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In a two person game, one should try to make the "best moves." (If your opponent doesn't, you'll crush him unless the dice or other luck factors go very much against you.) That's not always true in a multiperson game.

In Diplomacy (which I know better), the player that goes from three to six cities in the first year becomes an obvious target. (Russia, which goes from four to six is the most frequent winner, but the second most frequent loser.) So in the beginning it's better to keep a low profile, do good but not great, let other players fight it out for half to two two-thirds of the game, and make a "run" toward the end.

Could a similar dynamic be at work in Settlers of Catan? That is, you want to do well enough in the beginning to "keep up with the pack," and yet not so well that other players see you as a threat and gang up on you? Is it even possible that bad play (or bad dice) in the beginning will generate a "sympathy" or "no threat" factor that will cause other players to treat you well later on? And is one way is to get ahead quietly by accumulating good cards instead of good hexes?

It's impossible to pre-arrange this, but if I could, I'd arrange to have all my bad die rolls in the beginning and the good ones at the end so I could be "non-threatening in the beginning, and make a surge at the end. Are there other ways to accomplish this in the game?

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up vote 8 down vote accepted

I often write that it depends on the group, but I think that's especially applicable here. If you are playing against computer AIs for instance, of course you want to maximize your VPs at every step.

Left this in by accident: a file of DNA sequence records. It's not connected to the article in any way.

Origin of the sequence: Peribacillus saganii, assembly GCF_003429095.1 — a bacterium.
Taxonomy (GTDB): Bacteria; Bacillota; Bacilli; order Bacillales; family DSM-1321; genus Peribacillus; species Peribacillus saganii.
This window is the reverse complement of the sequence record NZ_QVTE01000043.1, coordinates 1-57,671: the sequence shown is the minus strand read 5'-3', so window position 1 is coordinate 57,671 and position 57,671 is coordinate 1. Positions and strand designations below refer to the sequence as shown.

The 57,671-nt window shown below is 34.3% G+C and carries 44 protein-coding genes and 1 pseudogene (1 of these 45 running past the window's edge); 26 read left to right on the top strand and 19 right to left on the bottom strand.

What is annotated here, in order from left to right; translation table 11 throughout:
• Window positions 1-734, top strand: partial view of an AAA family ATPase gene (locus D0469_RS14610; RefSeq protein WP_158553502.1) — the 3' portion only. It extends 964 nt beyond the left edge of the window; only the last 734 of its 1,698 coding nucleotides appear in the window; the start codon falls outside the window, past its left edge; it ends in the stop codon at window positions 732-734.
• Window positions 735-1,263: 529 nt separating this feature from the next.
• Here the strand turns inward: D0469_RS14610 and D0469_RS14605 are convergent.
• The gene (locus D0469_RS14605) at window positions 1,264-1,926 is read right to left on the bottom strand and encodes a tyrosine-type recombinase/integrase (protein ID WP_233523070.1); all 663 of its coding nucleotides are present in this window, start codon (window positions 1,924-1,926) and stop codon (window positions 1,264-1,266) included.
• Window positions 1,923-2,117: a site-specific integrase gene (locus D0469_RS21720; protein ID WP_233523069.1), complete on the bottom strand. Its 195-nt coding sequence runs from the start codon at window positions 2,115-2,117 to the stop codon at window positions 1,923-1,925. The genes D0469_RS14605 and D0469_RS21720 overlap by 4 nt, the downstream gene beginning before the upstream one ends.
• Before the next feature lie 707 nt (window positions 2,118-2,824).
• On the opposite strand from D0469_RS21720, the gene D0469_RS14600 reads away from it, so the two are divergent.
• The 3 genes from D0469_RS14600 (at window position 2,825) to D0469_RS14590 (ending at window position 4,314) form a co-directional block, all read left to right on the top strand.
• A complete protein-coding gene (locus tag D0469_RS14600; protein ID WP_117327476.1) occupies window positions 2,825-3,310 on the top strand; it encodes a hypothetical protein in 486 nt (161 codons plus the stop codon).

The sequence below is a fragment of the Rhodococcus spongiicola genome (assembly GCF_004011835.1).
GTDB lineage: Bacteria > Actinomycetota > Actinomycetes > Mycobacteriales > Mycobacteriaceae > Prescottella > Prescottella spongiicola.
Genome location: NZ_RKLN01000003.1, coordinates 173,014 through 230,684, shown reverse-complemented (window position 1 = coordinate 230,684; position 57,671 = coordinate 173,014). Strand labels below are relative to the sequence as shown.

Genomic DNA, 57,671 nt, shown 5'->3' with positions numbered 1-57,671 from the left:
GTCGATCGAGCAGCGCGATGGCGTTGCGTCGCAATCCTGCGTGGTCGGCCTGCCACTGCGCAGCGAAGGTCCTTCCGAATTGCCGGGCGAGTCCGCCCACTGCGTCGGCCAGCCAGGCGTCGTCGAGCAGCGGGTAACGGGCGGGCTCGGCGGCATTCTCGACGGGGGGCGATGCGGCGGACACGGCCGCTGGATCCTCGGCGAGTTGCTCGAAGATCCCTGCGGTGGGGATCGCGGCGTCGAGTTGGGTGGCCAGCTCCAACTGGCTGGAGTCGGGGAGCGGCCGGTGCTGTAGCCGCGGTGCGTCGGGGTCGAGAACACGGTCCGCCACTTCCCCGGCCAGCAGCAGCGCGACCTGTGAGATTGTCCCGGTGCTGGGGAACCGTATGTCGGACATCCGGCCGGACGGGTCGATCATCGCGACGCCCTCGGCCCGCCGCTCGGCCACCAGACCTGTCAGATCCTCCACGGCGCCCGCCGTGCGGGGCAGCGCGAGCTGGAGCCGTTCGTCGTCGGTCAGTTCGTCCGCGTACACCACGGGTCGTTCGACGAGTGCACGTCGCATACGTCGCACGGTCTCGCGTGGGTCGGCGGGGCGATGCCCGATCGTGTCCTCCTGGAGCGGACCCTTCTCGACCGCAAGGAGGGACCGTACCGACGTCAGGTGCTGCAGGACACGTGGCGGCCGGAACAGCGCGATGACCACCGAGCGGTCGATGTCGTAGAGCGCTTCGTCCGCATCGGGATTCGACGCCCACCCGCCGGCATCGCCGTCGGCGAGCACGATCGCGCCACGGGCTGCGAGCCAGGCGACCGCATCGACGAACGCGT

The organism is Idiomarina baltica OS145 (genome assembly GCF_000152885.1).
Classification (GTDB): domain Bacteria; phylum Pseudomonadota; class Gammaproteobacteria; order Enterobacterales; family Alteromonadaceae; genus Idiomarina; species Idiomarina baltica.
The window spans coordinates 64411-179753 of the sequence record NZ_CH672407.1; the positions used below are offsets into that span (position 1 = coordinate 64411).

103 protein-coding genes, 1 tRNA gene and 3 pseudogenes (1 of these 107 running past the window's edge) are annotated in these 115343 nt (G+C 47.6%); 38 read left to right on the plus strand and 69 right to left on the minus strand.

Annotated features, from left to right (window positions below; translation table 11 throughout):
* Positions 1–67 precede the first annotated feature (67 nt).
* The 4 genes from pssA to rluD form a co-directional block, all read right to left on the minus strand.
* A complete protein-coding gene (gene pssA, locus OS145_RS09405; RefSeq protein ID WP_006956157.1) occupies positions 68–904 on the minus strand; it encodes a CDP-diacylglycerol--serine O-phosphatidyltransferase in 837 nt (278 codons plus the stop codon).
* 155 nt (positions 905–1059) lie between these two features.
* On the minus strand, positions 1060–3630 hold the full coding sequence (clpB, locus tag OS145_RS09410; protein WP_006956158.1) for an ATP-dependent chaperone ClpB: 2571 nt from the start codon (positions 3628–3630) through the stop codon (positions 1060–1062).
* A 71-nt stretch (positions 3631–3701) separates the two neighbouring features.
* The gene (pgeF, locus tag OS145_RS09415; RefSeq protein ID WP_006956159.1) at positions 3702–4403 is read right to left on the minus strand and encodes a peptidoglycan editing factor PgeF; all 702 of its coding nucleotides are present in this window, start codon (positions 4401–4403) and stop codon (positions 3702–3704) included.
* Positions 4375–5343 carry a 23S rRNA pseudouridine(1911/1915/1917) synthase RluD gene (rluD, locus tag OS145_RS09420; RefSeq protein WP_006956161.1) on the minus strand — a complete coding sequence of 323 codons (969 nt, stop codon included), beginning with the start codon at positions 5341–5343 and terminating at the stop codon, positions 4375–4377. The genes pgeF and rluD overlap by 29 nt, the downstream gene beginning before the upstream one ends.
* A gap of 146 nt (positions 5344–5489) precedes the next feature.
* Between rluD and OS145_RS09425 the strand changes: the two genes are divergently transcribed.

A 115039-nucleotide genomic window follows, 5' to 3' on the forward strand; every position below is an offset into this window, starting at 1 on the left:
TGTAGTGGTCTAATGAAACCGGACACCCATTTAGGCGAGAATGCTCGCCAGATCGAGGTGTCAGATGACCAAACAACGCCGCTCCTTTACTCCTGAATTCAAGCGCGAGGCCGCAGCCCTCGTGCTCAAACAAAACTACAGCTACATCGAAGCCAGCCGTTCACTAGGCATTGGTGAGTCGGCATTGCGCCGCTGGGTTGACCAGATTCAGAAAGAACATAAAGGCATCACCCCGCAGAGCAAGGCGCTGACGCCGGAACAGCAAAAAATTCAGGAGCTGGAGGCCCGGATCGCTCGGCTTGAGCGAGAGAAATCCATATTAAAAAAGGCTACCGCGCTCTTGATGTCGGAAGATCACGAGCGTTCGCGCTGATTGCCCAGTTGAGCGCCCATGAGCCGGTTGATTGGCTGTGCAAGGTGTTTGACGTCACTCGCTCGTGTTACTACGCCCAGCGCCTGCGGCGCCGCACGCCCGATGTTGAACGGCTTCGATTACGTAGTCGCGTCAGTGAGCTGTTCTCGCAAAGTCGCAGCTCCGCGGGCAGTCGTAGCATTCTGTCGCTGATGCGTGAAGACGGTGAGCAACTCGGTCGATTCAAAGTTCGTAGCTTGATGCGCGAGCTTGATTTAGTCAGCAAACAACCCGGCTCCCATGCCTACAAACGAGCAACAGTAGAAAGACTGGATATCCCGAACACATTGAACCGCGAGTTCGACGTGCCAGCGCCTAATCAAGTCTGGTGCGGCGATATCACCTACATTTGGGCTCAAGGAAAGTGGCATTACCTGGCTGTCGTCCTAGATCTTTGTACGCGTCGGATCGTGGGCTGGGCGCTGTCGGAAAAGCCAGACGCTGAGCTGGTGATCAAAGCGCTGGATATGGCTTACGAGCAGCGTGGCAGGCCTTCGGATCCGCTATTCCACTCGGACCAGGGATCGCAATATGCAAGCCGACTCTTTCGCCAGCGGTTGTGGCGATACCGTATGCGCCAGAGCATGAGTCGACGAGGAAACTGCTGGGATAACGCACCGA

In general, though, I don't think it's wise to sandbag in Catan--or to inwardly cheer bad luck. In the worst case scenario, aggressive Robber usage and trade embargos will hold you back until someone catches up with you. At that point, you can earnestly point out that you are no longer winning. Even if you're the obvious leader, as long as you have no more than 6-7 VPs, you can often arrange a mutually beneficial trade with someone desperate enough for what you have to break the opponents' embargo.

Additionally, having a powerful position gives extra resources, which can help you forge ahead or expand a lead, even if the other players are trying to stop you. If you plan to take an early lead, I think it's definitely better to go for cities and settlements, not Longest Road. Definitely avoid going for the Longest Road early in the game, until you either actually need the road, or the 2 VP are close to mattering to decide the winner. Having the card paints a target on you as a leader, and distracts attention from other possible leaders, but doesn't help you generate any more resources. Another worry is getting two cities off the gate (maybe with an early ore/grain settlement placement) but being hemmed in without a decent third building site opportunity.

I've seen players try to stay at 7 VP and hoarding resources until they can make a big break by taking Longest Road and building 1 VP worth of stuff in the same turn. It's sometimes worked, but sometimes fallen flat as savvy opponents can look at the resources you've been gathering and guess what your opportunities are. And isn't the point of pondering strategy to prepare for savvy opponents?

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One thing to bear in mind is, even if you are in the lead, will an opponent want to place the robber on your hexes? One way to avoid this is to try to share hexes with other players. A city on an 8 ore is a good robber target, but if 2 other players are also on that ore they aren't going to want to place the robber there.

Cards like largest army/longest road can be counter-productive if they get you a large point lead, but you lack cities/settlements to keep up with the other player's production. Getting early settlements are never a bad idea though; better to have 2/3 hexes from a new settlement with 1 blocked from the robber than 0/3 from not having it and no robber!

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